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HomeNewsLocal newsJury Deadlocked on Main Charge in Hatcher Trial

Jury Deadlocked on Main Charge in Hatcher Trial

Ronald Hatcher in 2009. (File photo)
Ronald Hatcher in 2009. (File photo)

After deliberating for two days, jurors could not reach a unanimous verdict on whether retired V.I. Police Officer Ronald Hatcher was criminally responsible for the 2013 shooting death of 43-year-old Jose Edgardo Rivera Berrios.

Hatcher was originally charged with second-degree murder, but the prosecution entered a revised information Monday charging him instead with the lesser offense of voluntary manslaughter, according to Hatcher’s attorney Yohana Manning. The jury was hung on this lesser charge. It found Hatcher not guilty of the secondary charges of reckless endangerment and the use of a dangerous weapon during a crime of violence.

The prosecution has not yet decided whether to seek a retrial, according to Manning.

On Sept. 26, 2013, Hatcher and the victim were involved in a confrontation on Queen Cross Street in Christiansted. Witnesses said Hatcher shot the victim at least once.

According to police reports at the time, officers were notified of the shooting about 10:15 p.m. when calls to the emergency dispatch center reported a man was holding another man at gunpoint and asking people in the area to call 911. Before units could arrive at the location, a caller told 911 that at least one shot had been fired.

Berrios was unarmed at the moment he was shot but was reportedly intoxicated and aggressive and had been armed earlier. He was reportedly in his home, on a second floor balcony, when Hatcher shot him. When officers arrived they found Berrios lying on the ground. Emergency medical technicians on the scene said the victim was unresponsive. He was taken to the Juan F. Luis Memorial Hospital and pronounced dead by medical staff.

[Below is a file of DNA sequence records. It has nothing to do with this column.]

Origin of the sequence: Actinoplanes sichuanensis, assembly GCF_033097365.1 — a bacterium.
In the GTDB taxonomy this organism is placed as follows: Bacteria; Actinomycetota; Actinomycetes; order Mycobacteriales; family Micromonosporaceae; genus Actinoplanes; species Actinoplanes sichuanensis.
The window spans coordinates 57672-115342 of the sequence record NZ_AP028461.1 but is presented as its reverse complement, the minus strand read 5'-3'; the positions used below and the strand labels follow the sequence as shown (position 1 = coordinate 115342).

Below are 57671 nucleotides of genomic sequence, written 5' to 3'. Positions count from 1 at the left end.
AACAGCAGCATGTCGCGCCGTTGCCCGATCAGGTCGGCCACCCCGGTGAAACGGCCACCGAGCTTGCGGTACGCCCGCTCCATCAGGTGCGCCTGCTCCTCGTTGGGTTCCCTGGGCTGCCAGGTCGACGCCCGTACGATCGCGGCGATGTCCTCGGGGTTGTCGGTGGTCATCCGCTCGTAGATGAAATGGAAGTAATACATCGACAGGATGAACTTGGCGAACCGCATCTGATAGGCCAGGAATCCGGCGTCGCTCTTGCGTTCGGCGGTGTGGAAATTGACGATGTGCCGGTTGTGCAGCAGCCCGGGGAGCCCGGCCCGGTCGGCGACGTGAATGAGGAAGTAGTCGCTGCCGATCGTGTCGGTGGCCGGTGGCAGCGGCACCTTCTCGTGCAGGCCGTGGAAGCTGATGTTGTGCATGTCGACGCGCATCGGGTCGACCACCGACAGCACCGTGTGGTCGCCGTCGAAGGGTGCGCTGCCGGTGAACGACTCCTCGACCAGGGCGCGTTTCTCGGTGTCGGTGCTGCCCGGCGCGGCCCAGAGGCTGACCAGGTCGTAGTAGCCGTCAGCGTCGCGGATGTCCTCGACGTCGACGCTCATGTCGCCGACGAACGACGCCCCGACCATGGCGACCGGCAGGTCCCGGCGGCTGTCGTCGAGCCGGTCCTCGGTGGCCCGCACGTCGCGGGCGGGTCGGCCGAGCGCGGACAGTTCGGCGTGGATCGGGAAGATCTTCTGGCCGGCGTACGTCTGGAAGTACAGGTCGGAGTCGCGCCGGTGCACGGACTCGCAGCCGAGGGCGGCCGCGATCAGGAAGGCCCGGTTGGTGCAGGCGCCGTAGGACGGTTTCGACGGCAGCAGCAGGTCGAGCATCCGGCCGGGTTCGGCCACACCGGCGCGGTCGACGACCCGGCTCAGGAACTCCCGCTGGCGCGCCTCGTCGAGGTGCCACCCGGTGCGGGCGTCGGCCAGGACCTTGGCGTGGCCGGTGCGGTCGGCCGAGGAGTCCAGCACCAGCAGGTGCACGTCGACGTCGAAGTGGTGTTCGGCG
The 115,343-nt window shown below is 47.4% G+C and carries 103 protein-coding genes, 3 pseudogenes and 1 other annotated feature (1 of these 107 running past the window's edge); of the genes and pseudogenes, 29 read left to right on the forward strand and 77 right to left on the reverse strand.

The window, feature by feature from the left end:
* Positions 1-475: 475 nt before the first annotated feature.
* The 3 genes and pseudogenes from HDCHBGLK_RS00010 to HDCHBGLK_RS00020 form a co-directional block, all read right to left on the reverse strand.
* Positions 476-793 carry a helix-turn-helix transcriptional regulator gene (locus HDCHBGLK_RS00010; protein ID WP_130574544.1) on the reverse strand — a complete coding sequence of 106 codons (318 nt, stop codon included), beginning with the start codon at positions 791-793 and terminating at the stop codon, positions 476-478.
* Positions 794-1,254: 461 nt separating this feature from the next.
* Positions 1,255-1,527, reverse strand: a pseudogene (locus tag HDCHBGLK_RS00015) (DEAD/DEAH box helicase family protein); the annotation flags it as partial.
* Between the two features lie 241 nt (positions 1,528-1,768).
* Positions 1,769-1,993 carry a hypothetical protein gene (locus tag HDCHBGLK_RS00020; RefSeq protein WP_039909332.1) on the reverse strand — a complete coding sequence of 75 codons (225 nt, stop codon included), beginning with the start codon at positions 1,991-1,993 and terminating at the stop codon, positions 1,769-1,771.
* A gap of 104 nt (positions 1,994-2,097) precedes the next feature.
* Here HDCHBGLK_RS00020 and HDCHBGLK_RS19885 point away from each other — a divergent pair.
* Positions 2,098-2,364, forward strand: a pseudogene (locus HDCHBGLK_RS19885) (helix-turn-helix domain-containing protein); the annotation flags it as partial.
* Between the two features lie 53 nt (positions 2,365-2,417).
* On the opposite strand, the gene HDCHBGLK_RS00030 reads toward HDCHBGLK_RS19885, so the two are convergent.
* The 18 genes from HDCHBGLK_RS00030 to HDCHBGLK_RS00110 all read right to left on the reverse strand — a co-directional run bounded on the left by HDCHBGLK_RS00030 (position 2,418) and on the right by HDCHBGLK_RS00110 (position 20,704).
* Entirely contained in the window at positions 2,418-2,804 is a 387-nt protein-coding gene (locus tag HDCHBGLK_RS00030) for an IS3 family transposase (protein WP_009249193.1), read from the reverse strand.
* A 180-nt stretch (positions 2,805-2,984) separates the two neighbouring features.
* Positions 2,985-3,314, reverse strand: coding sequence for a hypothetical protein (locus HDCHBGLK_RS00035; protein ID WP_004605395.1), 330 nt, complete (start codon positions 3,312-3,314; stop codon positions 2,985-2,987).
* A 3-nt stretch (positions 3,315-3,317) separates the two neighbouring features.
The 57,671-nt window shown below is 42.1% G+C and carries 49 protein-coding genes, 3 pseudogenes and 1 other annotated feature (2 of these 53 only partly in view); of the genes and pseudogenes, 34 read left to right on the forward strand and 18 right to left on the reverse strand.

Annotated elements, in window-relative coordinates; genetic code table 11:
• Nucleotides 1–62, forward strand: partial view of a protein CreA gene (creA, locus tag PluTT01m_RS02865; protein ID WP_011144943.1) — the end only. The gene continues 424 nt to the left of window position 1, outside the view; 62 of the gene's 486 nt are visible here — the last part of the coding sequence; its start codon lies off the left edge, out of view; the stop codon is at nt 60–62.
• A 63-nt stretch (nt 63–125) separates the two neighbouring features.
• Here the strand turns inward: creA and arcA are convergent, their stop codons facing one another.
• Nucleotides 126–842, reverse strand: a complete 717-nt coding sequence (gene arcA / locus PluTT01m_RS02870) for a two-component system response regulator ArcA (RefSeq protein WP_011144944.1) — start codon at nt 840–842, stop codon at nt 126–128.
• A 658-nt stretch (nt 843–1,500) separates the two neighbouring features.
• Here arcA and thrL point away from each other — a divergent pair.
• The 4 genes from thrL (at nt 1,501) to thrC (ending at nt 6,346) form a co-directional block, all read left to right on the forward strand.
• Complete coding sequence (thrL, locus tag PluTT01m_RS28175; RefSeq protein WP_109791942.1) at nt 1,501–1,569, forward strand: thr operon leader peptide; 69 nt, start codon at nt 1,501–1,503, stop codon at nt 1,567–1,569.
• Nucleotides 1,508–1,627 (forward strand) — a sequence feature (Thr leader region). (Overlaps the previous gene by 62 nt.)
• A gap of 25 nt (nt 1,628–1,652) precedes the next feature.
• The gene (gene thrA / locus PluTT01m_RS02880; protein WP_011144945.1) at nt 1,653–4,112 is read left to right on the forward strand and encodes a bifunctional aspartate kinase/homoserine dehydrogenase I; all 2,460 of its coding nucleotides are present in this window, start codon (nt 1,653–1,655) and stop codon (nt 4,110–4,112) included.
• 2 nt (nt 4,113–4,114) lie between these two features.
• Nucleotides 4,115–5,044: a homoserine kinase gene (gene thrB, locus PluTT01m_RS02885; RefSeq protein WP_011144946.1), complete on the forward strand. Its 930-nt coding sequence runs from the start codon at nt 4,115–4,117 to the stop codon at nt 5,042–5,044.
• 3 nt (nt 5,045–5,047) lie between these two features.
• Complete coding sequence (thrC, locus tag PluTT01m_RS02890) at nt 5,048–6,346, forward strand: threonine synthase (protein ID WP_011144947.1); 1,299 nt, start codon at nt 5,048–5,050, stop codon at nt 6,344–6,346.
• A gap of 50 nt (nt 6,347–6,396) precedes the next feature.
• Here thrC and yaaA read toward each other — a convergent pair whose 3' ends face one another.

Hatcher is a 45-year VIPD veteran who has led the department’s training division and its crime prevention division, where he oversaw programs for youth like the Police Athletic League.

Hatcher confronted Berrios after seeing him chase another man with what appeared to be a rifle. He called police, but it took officers more than an hour and a half to arrive. Berrios put down the rifle and brandished a machete, which a close neighbor took away from him and led him upstairs. Berrios proceeded to shout and curse at Hatcher from a balcony.

The defense said Berrios then attempted to climb over the balcony railing to get at Hatcher, at which point Hatcher fired in self defense. Manning told the jury Hatcher was “a good Samaritan,” who was only on the premises because he was trying to help someone who was in need.

The prosecution argued Berrios was not an immediate threat and Hatcher shot Berrios for not obeying him.

Now 73 and frail, Hatcher walks with a cane and is ill with cancer.

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